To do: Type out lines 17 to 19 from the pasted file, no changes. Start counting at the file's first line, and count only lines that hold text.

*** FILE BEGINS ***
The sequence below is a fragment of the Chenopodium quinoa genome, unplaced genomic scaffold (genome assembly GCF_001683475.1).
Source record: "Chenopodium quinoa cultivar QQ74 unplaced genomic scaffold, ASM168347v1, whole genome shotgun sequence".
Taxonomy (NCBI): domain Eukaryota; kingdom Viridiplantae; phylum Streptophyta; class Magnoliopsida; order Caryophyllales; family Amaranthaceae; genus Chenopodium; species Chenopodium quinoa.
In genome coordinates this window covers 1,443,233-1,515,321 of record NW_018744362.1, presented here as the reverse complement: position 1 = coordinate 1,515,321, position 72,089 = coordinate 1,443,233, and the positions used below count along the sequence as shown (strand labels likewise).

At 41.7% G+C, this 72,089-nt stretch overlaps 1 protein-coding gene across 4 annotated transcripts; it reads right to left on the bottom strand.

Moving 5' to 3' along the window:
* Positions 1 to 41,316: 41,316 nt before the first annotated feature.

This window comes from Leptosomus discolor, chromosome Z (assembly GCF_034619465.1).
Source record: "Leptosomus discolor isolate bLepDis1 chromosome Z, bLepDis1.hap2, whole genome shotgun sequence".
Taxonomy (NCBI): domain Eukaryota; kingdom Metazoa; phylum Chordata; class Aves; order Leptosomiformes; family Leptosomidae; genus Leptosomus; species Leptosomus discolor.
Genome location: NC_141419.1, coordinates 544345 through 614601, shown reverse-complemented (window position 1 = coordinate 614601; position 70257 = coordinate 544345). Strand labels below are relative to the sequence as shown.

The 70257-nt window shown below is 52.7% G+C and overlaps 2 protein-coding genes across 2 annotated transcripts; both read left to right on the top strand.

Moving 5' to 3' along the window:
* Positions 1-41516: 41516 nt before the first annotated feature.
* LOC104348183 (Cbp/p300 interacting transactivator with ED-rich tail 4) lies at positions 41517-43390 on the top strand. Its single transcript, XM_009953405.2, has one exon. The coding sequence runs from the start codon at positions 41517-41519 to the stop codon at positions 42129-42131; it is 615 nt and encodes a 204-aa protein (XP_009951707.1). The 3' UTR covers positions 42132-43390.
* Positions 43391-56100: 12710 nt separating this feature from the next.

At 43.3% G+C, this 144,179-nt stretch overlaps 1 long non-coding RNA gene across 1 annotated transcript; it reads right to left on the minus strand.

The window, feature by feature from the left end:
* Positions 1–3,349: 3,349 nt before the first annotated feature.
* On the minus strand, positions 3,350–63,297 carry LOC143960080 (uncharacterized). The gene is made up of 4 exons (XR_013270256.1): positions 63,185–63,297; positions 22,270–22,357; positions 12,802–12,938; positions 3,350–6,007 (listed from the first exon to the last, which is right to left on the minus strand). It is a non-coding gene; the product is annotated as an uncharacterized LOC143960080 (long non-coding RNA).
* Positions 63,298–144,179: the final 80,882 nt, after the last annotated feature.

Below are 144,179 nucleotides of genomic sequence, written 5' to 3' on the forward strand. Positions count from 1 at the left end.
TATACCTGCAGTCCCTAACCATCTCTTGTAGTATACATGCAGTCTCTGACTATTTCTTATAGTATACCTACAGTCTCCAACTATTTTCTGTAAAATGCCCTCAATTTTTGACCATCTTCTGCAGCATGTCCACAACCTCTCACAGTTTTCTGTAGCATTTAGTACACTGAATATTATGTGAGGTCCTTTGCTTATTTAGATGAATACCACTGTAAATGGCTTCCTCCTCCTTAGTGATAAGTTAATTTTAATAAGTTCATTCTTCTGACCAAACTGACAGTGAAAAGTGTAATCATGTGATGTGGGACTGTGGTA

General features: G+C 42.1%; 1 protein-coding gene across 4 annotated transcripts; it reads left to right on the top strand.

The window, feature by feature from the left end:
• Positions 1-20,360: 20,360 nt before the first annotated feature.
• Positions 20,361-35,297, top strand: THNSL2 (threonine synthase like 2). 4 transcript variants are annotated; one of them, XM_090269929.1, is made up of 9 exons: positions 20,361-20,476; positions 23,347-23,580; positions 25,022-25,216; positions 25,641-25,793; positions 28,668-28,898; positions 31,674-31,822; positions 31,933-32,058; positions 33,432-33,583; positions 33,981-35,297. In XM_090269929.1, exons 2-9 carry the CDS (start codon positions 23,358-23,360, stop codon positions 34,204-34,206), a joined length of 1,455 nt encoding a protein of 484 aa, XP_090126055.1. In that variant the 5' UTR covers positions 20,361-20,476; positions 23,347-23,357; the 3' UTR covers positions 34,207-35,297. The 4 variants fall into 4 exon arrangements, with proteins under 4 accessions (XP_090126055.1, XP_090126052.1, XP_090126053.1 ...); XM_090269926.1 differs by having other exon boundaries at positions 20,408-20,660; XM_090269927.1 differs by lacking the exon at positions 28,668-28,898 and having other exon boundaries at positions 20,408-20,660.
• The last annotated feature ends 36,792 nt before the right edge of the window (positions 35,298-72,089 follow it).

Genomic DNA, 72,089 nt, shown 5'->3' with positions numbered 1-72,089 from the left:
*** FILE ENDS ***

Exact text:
At 43.3% G+C, this 144,179-nt stretch overlaps 1 long non-coding RNA gene across 1 annotated transcript; it reads right to left on the minus strand.

The window, feature by feature from the left end:
* Positions 1–3,349: 3,349 nt before the first annotated feature.